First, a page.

Father Donal O’Sullivan’s priesthood and sacrifice remembered 100 years after his death in The Battle of the Somme

3 Jul, 2016 | News

Father Donal O’Sullivan, who served as a World War I chaplain and who was killed in the first week of the Battle of the Somme on 5 July 1916 while ministering to the wounded, is being remembered and prayed for at Masses across the Diocese of Kerry today. Bishop Ray Browne, Bishop of Kerry, has asked that prayers would also be offered for world peace and for people everywhere who serve in the army of their country.

Father Donal O’Sullivan was born at 6 High Street in Killarney and was aged just 26 when he was killed. He was educated at the Monastery National School, Saint Brendan’s College in Killarney and Saint Patrick’s College, Maynooth, and he was ordained to the priesthood in June 1914. He taught in Saint Brendan’s College for eighteen months prior to volunteering as a chaplain in WWI where he served as chaplain to the 7th Brigade.

Father O’Sullivan was killed by a shell, which exploded beside him as he was giving the Last Rites to a wounded soldier. His chalice, which his family had presented to him on his ordination and which he had taken with him to the war, was returned to his family. It had stayed in possession of his family who had hoped that a vocation would arise from among them and when that did not happen it was passed into the care of the office for the Year of Priests and then subsequently to Saint Joseph’s Young Priests Society. The chalice and Father Donal’s story is being used to promote vocations to priesthood.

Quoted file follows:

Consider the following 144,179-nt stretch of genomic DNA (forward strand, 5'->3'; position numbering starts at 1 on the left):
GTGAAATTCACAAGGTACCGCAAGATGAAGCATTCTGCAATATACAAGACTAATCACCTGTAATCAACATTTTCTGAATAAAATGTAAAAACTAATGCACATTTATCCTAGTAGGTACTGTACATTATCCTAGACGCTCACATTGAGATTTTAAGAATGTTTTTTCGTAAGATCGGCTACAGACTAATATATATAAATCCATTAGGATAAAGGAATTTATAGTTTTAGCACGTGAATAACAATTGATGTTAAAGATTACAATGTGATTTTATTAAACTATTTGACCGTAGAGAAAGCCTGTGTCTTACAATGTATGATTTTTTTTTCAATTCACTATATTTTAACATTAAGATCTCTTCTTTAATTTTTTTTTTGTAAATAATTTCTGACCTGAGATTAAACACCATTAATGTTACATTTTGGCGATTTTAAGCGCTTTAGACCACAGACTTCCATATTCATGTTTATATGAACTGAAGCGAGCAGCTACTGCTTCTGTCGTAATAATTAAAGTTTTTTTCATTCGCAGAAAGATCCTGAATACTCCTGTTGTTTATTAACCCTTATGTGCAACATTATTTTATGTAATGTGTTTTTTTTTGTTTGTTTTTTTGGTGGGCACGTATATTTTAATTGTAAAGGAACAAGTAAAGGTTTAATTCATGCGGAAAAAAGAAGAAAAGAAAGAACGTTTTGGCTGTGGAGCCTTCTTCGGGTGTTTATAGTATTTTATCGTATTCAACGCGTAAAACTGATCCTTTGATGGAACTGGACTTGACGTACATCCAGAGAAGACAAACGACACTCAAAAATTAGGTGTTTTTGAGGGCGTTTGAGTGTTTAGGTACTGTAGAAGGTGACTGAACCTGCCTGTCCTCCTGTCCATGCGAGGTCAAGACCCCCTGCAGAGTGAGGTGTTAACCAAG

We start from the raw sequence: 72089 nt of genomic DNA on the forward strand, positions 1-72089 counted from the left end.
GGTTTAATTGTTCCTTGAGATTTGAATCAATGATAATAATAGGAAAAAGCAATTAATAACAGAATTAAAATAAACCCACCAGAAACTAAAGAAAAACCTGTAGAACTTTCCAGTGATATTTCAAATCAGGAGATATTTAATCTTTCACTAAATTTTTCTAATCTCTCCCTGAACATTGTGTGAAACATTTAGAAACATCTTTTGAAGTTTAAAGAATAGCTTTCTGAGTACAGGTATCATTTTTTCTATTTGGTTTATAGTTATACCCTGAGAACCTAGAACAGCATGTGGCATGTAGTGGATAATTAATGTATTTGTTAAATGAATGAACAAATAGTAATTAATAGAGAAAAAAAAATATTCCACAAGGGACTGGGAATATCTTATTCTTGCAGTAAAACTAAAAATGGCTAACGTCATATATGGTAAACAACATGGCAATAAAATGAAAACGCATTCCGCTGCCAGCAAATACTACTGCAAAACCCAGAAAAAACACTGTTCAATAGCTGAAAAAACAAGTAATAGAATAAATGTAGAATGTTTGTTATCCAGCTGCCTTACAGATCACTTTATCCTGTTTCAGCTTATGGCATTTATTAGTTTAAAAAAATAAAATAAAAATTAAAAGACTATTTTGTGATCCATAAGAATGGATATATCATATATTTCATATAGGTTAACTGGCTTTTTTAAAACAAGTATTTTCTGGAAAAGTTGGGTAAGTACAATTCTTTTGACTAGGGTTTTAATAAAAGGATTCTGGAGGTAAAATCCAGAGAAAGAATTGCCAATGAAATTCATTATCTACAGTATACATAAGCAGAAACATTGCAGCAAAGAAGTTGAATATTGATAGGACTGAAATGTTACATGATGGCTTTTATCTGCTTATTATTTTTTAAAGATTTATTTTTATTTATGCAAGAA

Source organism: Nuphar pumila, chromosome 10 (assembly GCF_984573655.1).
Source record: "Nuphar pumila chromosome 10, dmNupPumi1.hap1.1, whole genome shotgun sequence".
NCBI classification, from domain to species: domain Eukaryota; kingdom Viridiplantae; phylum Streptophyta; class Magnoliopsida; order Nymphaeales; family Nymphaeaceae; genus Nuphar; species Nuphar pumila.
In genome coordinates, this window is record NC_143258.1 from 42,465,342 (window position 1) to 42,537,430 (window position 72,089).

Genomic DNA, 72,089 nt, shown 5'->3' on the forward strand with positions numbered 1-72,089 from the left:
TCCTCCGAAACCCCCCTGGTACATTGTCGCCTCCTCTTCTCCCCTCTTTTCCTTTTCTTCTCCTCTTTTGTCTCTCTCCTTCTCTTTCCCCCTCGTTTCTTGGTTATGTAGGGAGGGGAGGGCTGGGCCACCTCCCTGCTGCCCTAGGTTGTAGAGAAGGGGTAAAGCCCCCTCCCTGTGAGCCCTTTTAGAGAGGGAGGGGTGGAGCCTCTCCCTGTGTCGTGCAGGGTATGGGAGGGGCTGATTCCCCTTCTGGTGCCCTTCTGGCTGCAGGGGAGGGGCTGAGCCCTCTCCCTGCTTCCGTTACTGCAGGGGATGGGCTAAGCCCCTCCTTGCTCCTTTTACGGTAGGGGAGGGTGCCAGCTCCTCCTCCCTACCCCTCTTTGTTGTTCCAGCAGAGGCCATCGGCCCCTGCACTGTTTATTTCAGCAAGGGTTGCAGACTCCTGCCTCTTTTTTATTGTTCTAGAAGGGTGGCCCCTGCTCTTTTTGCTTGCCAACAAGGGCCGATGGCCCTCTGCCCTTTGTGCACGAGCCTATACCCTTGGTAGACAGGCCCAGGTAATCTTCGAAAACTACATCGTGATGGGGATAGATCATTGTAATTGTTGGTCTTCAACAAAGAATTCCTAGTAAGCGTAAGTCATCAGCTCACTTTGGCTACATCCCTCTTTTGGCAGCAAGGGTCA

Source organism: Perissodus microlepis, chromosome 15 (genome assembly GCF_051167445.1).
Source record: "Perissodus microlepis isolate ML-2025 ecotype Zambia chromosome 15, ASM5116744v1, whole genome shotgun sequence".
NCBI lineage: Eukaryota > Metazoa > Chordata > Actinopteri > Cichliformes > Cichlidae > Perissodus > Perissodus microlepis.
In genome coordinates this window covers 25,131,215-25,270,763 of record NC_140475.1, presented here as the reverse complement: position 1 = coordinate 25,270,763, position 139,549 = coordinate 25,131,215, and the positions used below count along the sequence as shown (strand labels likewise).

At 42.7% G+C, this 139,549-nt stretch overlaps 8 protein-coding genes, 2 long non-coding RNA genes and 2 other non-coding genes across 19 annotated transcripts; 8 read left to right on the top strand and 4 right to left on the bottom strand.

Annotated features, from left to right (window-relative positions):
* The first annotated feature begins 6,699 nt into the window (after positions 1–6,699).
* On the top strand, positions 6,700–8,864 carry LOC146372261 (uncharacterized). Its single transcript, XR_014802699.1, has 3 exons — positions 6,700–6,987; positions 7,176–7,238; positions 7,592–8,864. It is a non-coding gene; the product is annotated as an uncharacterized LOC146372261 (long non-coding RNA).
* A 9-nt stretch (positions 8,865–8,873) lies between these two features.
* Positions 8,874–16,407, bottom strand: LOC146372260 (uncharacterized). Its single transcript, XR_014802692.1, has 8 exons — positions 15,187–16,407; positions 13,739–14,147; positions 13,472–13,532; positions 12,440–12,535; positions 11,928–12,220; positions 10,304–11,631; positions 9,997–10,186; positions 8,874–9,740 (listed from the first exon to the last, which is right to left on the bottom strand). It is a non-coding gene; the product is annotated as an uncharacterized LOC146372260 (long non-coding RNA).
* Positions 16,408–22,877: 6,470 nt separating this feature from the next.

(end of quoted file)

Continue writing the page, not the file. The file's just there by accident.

The grave of Father Donal O’Sullivan. Pic Brenda Drumm

Father O’Sullivan is buried in the cemetery at Bouzincourt in the valley of the Somme.

On Thursday 23 June Father Ruairi O’Domhnall, Vocations Director with the Diocese of Kildare and Leighlin, who now looks after the chalice, was in the valley of the Somme as part of a special Centenary Pilgrimage which was led by the Catholic and Church of Ireland Archbishops of Armagh and which included young people from both traditions.

Father Ruairi had brought the chalice with him and hoped that the group might find the grave of Father O’Sullivan so as to bring the chalice back and share a moment of prayer at the graveside of Father Donal.

Listen to what happened when the pilgrimage group set about reuniting the chalice with Father Donal O’Sullivan, one hundred years after his death in The Battle of the Somme.

Thousands of soldiers from across Ireland died or were wounded at the Somme with the first day, 1 July 1916, being the bloodiest in military history.

Father Donal O’Sullivan’s vocation and sacrifice is remembered around Ireland and especially in his home diocese where a photo and plaque in his memory sits in the chapel of Saint Brendan’s College and where next Tuesday, 5 July 2016, the college will host a 1916 seminar to mark the 100th anniversary of his death. Mass will be celebrated in Irish and the liturgy will also celebrate the Centenary of the founding of Cumann na Sagart.

Following the concelebrated Mass two lectures will be given: firstly, a memorial lecture in memory of Fr  O’Sullivan titled “Catholic Chaplains in World War 1” which will be given by Canon Gerard Casey, parish priest of Mallow. This will be followed by a talk by Father Tomás Ó Luanaigh on ‘Kerry Clergy in the National Movement’.

On Friday last, Archbishop Eamon Martin joined Church leaders from Ireland and up to three thousand people in a ceremony at the Ulster Memorial Tower, Thiepval, France, to commemorate the 100th anniversary of the Battle of the Somme. Archbishop Eamon with the other main Church leaders, Archbishop Richard Clarke, Church of Ireland Archbishop of Armagh, Rev Bill Mullally, President of the Methodist Church in Ireland and the Rt Rev Dr Frank Sellar, Moderator of the Presbyterian Church in Ireland, jointly called for Christians of all traditions in Ireland to pray for peace.  The Church leaders said “Let us put our faith into action – love our neighbours, reach out to the stranger, care for the vulnerable, build community and be agents for peace, forgiveness and reconciliation.”



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